We have been so fortunate to have Madeleine and Elspeth our two volunteer trainees working with us this season. Headstarting work is testing and there have been further unwelcome ups and downs in the journey. Both have done an amazing job and Madeleine has put in extra efforts to help during other staff absence, when she was able to do so. Curlew Country Manager, Amanda Perkins
We are coming up to the end of the season, and very sadly the end of my time as a trainee here at Curlew Country. Now that half of the chicks are released and some of our team are able to return to many of their duties, things have calmed down a bit. Back in the middle of the season things were super busy looking after all of our birds. As the eggs were originally coming in during several weeks it meant they were hatching over an extended period as well and there was one particularly crazy time midway through when there were eggs, very young and older chicks all needing different types of care.
The day would start at the chalet with checking on the incubators at 7:30-8:00 am. It was important to check them regularly to make sure they were working correctly and there were no chicks starting to try and break out. We would note down the settings (temperature, humidity etc.), top up water and give eggs a quick visual inspection through the lid.
After the incubator check we would head up to the stables to take care of the chicks. The littlest ones (who were around 6 days old and younger) were housed in brooders at the stables where they were kept warm under heat lamps. Helped by wonderful volunteers, we would weigh them to check if they were increasing in weight, do a quick visual health check, change out their bedding (normally pretty mucky by morning) and give them clean food and water. This (bar weighing) was then repeated with the older chicks outdoors, before we moved on to morning jobs at the pens. Poo picking, observing behaviour (to make sure they were healthy and developing normally), and expansion of the chicks runs as they grew and needed more space were daily jobs. Then there might be young chicks being moved outdoors into new houses and runs, sick birds to medicate or tasty crickets to provide as a fun live food snack.
Once we were done at the pens it was back down to the chalet to weigh and candle remaining eggs. Eggs should lose weight as the chicks develop inside and they are also affected by the relative humidity controlling the rate of osmosis through the tiny pores in the shell. Weight loss should be at around 14-15%, so by weighing them daily we knew whether to move eggs around between incubators with higher or lower humidity to help keep this stable. Then there was my favourite part: candling! Using a bright light, we could get amazing glimpses inside the egg to check on the embryos development stage and make sure nothing was looking wrong, like a kind of ultrasound for curlew babies. The beam would light up the most incredible veins, and sometimes you could even make out an eye or movement inside the egg.
After this it was back up to the stables and pens to check the chicks and feed and water them at 12:00, another egg check at around 14:30, another chick check at 16:00 and eggs again at 18:00. The last chick check of the night was at 21:00, when we would repeat the process of cleaning done in the morning and the last incubator check would be when we got back, normally around 21:30-22:00.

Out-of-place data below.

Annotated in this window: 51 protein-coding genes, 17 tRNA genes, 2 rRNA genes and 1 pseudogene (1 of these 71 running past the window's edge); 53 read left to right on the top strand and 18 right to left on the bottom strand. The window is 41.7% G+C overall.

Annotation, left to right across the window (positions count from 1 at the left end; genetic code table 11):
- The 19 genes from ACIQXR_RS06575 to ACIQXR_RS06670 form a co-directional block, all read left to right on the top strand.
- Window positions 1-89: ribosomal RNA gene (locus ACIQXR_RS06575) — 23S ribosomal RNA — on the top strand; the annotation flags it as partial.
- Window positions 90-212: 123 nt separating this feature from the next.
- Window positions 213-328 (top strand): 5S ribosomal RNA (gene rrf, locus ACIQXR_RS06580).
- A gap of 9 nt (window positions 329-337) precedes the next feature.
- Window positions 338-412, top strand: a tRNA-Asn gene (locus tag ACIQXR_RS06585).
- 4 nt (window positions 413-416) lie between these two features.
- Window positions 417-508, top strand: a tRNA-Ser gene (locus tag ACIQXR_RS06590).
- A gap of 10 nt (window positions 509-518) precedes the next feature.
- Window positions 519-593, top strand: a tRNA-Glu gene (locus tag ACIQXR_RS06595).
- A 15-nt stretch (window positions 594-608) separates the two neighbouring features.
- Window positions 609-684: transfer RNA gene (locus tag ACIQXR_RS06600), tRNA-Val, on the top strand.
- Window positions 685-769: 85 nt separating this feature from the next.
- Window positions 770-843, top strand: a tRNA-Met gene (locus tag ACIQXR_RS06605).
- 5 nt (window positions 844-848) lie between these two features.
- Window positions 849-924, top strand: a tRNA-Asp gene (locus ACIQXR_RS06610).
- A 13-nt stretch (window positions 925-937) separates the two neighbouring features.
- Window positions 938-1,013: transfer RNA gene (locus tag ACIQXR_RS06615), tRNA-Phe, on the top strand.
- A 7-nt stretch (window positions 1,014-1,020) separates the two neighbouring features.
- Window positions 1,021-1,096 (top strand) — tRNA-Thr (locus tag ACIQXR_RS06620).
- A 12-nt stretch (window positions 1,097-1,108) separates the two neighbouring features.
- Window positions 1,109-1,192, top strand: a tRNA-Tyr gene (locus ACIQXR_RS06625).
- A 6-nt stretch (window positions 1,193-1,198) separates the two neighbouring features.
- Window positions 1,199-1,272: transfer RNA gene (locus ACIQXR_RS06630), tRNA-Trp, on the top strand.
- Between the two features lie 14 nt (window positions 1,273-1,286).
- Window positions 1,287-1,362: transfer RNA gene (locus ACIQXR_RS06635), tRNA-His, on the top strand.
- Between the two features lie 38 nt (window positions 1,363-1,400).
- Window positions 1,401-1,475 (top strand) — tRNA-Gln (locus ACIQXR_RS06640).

In between looking after the chicks and eggs there was normally plenty of other work to be done. Whether it was office type work (going through camera trap footage, creating quizzes, updating social media, typing up records etc.) or going on quests into Shrewsbury to purchase (sometimes quite unusual) supplies such as building materials, cleaning products, chick bedding, or even earthworms! There might also have been sick chicks to care for, sand to plaster over grass in our war to try and stop them eating it, or wild birds to look out for. And on top of all of this, there were, of course, chicks hatching out at any possible hour of the day or night. Once they hatched it was important to ‘process’ them and move them into the dryer (a warm, snuggly box) so they could safely dry out their soggy fluff and didn’t get mixed up with other chicks that might impenitently break out. We would health check and weigh them, put some antiseptic on their delicate umbilicus’s and mark them with a unique colour ring so we knew who was who. Chicks could (and would) hatch at any time and there was more than one occasion when we were up repeatedly in the small hours to deal with a scraggly new one, freshly hatched.
Things were crazy busy, and very sad at times as we had sick chicks and lost some too. But it was definitely worth it, with many wonderful moments mixed in. To see them now looking like perfect little curlew and knowing that half are already out in the wild living natural lives and boosting the precious Shropshire population is a truly incredible feeling.
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2 thoughts on “Keeping ahead of the headstarting – Curlew Country Blog by Volunteer Headstarting Trainee, Madeleine Powell”
Please wish Madelaine all the best for the future and thank her for her kindness in sharing her lunch with me yesterday it was most kind.
Amazing work. Well done. We need more people like you!!!